#315-2. Most of the shadows of this life are caused by our standing in our own sunshine.
-Ralph Waldo Emerson

#315-3. Every worthwhile accomplishment has a price tag attached to it. The question is always whether you are willing to pay the price to attain it--in hard work, sacrifice, patience, faith, and endurance.
-John C. Maxwell

Good leaders must believe in the existence of unique talents in their subordinates. We must avoid labeling individuals based on their past performance in a given situation.

We need to at least believe in our own untapped potential! I! t is easy and popular to blame those around us and our circumstances. It appears harder but is more useful to examine if we can do something to achieve better success, if there are great things in ourselves and our lives that we are not utilizing.

Of course, achieving anything of value requires our effort, a willingness to step up and forward.

Thursday, April 14, 2011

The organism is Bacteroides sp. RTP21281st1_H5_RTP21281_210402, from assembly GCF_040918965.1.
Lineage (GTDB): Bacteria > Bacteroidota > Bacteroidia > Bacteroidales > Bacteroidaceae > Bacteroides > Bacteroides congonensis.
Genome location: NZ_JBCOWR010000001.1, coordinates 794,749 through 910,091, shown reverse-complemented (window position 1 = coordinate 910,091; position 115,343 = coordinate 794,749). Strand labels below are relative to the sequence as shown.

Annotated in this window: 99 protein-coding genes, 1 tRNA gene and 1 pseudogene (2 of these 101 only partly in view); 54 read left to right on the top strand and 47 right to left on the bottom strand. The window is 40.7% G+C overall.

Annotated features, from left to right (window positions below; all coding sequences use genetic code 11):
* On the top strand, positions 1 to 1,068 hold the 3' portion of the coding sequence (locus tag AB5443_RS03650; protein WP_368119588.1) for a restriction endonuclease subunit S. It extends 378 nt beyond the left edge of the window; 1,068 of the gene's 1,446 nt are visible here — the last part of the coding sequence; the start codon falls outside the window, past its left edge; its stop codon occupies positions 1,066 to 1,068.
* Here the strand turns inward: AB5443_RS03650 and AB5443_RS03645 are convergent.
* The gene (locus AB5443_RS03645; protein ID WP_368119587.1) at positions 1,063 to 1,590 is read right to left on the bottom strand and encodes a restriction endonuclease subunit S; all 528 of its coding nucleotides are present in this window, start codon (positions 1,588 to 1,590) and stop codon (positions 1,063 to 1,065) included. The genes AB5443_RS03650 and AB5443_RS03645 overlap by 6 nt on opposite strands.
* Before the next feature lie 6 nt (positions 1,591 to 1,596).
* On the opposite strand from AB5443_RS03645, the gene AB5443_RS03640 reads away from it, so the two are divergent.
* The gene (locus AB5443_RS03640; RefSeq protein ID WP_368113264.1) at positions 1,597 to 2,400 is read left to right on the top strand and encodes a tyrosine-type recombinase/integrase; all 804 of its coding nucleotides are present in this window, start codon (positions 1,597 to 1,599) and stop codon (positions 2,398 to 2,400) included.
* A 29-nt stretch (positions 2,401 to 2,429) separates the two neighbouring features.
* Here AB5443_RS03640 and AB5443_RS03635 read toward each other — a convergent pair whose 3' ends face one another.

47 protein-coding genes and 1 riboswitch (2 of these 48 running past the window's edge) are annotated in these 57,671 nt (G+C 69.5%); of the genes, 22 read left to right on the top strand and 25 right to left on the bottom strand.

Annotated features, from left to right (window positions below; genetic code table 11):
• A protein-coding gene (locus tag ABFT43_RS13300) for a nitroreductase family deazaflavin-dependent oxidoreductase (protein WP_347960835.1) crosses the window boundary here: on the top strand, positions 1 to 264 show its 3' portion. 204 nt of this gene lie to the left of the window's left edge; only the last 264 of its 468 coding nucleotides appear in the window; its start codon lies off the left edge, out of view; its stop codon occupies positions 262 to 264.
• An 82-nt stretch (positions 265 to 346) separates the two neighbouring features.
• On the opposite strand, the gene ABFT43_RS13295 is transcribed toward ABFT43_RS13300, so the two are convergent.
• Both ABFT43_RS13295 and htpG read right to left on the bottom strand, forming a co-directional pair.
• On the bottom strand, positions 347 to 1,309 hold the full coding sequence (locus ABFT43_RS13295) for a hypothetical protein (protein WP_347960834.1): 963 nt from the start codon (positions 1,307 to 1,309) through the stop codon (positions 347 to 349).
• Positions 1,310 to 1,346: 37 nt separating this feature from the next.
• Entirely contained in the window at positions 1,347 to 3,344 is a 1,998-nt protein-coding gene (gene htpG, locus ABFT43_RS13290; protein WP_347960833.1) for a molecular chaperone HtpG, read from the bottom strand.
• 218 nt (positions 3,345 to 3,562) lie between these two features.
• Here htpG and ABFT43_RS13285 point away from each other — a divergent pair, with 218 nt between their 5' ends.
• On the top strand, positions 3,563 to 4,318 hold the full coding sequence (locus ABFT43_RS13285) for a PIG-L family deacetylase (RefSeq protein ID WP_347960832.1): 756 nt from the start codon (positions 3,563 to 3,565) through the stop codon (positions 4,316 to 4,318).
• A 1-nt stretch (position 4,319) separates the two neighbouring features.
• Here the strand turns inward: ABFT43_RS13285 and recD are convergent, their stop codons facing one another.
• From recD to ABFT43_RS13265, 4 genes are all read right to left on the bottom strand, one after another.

i-TFTD #314: On Criticism

#314-1. Whining is a reverse placebo. When you get good at whining, you start noticing evidence that makes your whining more true.
-Seth Godin, Marketer and Author (1960-)

#314-2. Men are not against you; they are merely for themselves.
-Gene Fowler, journalist and author (1890-1960)

#314-3. Any fool can criticize, condemn, and complain—and most fools do.
-Dale Carnegie, American self-improvement guru and author of 'How to Win Friends and Influence People' and other bestseller books (1888–1955)

Complaining about the right thing to the right person at the right time is neces! sary but whining is ineffective complaining. A related concept is escalation, an essential skill to possess in today’s system-driven, matrix-structured global organizations. Many people confuse the art of escalation with complaining. If you do not escalate a matter to your boss in time, you not only lose the defensive opportunity to protect your interest, but are shutting the door to obtaining a solution in a timely manner. If you escalate to someone else’s higher-ups you may temporarily make the person unhappy but you will generally find that in the long term it results in respect and responsiveness. This, of course, assumes that you have been fair and transparent in attempting to get a business objective met and resorted to escalation only when reasonable follow-ups did not yield timely response.

When we face criticism or opposition it is useful to consider what the other person wants instead of focusing on fighting the opposition per se.